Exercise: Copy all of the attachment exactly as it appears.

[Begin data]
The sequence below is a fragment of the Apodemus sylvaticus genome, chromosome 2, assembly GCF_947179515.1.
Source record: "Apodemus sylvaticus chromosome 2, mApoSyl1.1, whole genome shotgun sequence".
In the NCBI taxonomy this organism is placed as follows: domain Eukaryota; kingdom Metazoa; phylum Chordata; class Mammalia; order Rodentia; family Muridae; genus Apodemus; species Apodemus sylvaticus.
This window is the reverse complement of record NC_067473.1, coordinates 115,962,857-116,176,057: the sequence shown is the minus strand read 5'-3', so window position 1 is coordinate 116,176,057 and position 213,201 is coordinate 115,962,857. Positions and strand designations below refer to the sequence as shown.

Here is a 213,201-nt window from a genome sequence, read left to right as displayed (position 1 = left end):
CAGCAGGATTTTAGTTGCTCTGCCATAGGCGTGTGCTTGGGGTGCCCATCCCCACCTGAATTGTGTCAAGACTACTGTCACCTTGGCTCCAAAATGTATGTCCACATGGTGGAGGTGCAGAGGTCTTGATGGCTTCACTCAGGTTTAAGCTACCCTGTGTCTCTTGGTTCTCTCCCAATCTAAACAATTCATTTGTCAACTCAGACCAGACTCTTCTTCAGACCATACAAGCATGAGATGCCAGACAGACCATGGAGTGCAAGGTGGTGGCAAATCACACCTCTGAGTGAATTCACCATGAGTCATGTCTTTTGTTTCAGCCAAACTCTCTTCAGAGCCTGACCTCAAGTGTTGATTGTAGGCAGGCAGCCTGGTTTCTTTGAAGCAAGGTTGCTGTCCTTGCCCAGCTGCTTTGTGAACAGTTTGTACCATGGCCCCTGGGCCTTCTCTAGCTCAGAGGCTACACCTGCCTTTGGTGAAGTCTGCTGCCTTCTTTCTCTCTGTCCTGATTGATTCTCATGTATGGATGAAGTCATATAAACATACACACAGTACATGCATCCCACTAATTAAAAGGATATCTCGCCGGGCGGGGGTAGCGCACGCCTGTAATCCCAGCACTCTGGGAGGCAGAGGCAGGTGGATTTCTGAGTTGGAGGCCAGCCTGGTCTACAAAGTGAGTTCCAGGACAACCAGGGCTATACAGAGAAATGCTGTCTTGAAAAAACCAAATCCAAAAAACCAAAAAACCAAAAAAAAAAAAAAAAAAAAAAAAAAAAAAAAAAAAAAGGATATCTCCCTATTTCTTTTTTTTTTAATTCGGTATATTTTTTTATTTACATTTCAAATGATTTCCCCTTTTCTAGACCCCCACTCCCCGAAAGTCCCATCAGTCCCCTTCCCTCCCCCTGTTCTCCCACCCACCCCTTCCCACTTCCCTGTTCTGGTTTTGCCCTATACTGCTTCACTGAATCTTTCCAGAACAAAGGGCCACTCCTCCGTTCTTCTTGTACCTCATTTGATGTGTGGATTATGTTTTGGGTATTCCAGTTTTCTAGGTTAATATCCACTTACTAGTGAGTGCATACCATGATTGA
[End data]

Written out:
The sequence below is a fragment of the Apodemus sylvaticus genome, chromosome 2, assembly GCF_947179515.1.
Source record: "Apodemus sylvaticus chromosome 2, mApoSyl1.1, whole genome shotgun sequence".
In the NCBI taxonomy this organism is placed as follows: domain Eukaryota; kingdom Metazoa; phylum Chordata; class Mammalia; order Rodentia; family Muridae; genus Apodemus; species Apodemus sylvaticus.
This window is the reverse complement of record NC_067473.1, coordinates 115,962,857-116,176,057: the sequence shown is the minus strand read 5'-3', so window position 1 is coordinate 116,176,057 and position 213,201 is coordinate 115,962,857. Positions and strand designations below refer to the sequence as shown.

Here is a 213,201-nt window from a genome sequence, read left to right as displayed (position 1 = left end):
CAGCAGGATTTTAGTTGCTCTGCCATAGGCGTGTGCTTGGGGTGCCCATCCCCACCTGAATTGTGTCAAGACTACTGTCACCTTGGCTCCAAAATGTATGTCCACATGGTGGAGGTGCAGAGGTCTTGATGGCTTCACTCAGGTTTAAGCTACCCTGTGTCTCTTGGTTCTCTCCCAATCTAAACAATTCATTTGTCAACTCAGACCAGACTCTTCTTCAGACCATACAAGCATGAGATGCCAGACAGACCATGGAGTGCAAGGTGGTGGCAAATCACACCTCTGAGTGAATTCACCATGAGTCATGTCTTTTGTTTCAGCCAAACTCTCTTCAGAGCCTGACCTCAAGTGTTGATTGTAGGCAGGCAGCCTGGTTTCTTTGAAGCAAGGTTGCTGTCCTTGCCCAGCTGCTTTGTGAACAGTTTGTACCATGGCCCCTGGGCCTTCTCTAGCTCAGAGGCTACACCTGCCTTTGGTGAAGTCTGCTGCCTTCTTTCTCTCTGTCCTGATTGATTCTCATGTATGGATGAAGTCATATAAACATACACACAGTACATGCATCCCACTAATTAAAAGGATATCTCGCCGGGCGGGGGTAGCGCACGCCTGTAATCCCAGCACTCTGGGAGGCAGAGGCAGGTGGATTTCTGAGTTGGAGGCCAGCCTGGTCTACAAAGTGAGTTCCAGGACAACCAGGGCTATACAGAGAAATGCTGTCTTGAAAAAACCAAATCCAAAAAACCAAAAAACCAAAAAAAAAAAAAAAAAAAAAAAAAAAAAAAAAAAAAAGGATATCTCCCTATTTCTTTTTTTTTTAATTCGGTATATTTTTTTATTTACATTTCAAATGATTTCCCCTTTTCTAGACCCCCACTCCCCGAAAGTCCCATCAGTCCCCTTCCCTCCCCCTGTTCTCCCACCCACCCCTTCCCACTTCCCTGTTCTGGTTTTGCCCTATACTGCTTCACTGAATCTTTCCAGAACAAAGGGCCACTCCTCCGTTCTTCTTGTACCTCATTTGATGTGTGGATTATGTTTTGGGTATTCCAGTTTTCTAGGTTAATATCCACTTACTAGTGAGTGCATACCATGATTGA